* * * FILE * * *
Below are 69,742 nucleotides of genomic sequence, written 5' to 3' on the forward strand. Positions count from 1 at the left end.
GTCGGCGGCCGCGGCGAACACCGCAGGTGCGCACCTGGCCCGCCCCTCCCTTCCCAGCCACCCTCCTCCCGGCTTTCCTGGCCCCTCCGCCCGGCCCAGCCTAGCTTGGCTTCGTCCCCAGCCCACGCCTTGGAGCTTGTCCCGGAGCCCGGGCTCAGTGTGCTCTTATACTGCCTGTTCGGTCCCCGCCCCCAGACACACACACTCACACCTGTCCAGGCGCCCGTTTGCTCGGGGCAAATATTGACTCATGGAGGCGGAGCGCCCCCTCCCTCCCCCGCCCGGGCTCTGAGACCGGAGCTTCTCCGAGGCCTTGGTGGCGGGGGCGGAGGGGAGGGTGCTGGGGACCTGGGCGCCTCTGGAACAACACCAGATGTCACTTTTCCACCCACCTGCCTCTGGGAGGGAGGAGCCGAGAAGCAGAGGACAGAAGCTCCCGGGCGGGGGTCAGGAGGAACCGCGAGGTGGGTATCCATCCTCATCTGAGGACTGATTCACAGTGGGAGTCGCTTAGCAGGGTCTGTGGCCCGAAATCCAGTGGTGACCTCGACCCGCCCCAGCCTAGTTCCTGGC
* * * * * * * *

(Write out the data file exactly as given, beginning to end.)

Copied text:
Below are 69,742 nucleotides of genomic sequence, written 5' to 3' on the forward strand. Positions count from 1 at the left end.
GTCGGCGGCCGCGGCGAACACCGCAGGTGCGCACCTGGCCCGCCCCTCCCTTCCCAGCCACCCTCCTCCCGGCTTTCCTGGCCCCTCCGCCCGGCCCAGCCTAGCTTGGCTTCGTCCCCAGCCCACGCCTTGGAGCTTGTCCCGGAGCCCGGGCTCAGTGTGCTCTTATACTGCCTGTTCGGTCCCCGCCCCCAGACACACACACTCACACCTGTCCAGGCGCCCGTTTGCTCGGGGCAAATATTGACTCATGGAGGCGGAGCGCCCCCTCCCTCCCCCGCCCGGGCTCTGAGACCGGAGCTTCTCCGAGGCCTTGGTGGCGGGGGCGGAGGGGAGGGTGCTGGGGACCTGGGCGCCTCTGGAACAACACCAGATGTCACTTTTCCACCCACCTGCCTCTGGGAGGGAGGAGCCGAGAAGCAGAGGACAGAAGCTCCCGGGCGGGGGTCAGGAGGAACCGCGAGGTGGGTATCCATCCTCATCTGAGGACTGATTCACAGTGGGAGTCGCTTAGCAGGGTCTGTGGCCCGAAATCCAGTGGTGACCTCGACCCGCCCCAGCCTAGTTCCTGGC